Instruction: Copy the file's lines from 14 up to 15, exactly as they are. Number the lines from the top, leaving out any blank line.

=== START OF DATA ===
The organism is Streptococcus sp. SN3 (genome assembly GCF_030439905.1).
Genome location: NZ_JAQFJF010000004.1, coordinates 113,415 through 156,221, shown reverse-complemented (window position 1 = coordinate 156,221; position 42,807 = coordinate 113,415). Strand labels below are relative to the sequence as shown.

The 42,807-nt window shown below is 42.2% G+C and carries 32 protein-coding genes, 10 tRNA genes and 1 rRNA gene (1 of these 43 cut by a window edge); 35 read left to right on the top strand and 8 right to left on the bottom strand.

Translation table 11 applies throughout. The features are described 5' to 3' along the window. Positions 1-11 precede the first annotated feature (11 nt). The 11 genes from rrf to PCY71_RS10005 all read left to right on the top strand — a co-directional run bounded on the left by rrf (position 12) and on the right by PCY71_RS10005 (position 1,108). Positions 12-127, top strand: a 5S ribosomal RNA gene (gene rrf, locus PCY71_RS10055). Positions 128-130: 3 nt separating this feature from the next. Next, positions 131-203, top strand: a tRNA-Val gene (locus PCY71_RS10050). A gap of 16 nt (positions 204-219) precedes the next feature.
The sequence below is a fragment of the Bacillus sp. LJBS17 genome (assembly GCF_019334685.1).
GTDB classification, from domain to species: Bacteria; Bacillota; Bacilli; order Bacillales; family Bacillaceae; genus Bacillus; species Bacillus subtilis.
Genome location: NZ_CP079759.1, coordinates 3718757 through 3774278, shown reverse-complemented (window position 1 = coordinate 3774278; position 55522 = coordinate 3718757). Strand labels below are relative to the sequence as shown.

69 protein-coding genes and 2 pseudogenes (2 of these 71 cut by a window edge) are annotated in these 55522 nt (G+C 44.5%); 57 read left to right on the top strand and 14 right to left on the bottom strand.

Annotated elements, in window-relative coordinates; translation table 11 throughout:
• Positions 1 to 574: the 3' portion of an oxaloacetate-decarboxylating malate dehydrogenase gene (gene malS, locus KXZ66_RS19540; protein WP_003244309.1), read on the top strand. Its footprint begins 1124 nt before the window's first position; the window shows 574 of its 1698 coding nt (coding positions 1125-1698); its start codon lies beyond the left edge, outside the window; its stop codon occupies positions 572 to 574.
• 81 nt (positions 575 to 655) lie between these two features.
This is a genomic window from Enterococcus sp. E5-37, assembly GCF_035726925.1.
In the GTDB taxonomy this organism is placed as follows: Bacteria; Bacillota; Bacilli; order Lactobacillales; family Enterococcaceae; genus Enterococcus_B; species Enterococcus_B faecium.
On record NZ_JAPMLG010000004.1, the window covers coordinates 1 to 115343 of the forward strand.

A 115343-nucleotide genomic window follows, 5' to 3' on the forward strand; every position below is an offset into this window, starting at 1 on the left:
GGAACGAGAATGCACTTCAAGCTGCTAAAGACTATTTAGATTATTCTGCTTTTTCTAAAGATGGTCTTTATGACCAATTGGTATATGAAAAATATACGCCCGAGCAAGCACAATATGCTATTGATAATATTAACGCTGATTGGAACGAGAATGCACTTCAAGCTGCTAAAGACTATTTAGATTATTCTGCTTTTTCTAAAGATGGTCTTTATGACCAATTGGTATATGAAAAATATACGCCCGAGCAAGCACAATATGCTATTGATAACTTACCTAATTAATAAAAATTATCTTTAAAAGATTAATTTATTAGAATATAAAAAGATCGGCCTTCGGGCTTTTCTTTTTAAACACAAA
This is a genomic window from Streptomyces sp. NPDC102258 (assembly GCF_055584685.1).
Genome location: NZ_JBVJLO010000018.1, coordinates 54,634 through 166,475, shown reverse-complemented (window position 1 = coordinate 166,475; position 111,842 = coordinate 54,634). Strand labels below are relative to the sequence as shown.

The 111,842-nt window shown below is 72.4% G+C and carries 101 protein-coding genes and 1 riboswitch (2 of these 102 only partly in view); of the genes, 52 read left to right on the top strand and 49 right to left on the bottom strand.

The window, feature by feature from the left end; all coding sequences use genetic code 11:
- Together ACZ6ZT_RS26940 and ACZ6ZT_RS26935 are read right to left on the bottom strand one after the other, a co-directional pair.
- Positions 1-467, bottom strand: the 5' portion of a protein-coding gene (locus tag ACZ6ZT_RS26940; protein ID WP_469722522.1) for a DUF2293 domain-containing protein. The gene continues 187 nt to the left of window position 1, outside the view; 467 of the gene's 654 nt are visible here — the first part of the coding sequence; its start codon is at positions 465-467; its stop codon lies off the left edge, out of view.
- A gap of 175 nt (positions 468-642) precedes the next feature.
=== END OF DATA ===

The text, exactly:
On record NZ_JAPMLG010000004.1, the window covers coordinates 1 to 115343 of the forward strand.

A 115343-nucleotide genomic window follows, 5' to 3' on the forward strand; every position below is an offset into this window, starting at 1 on the left: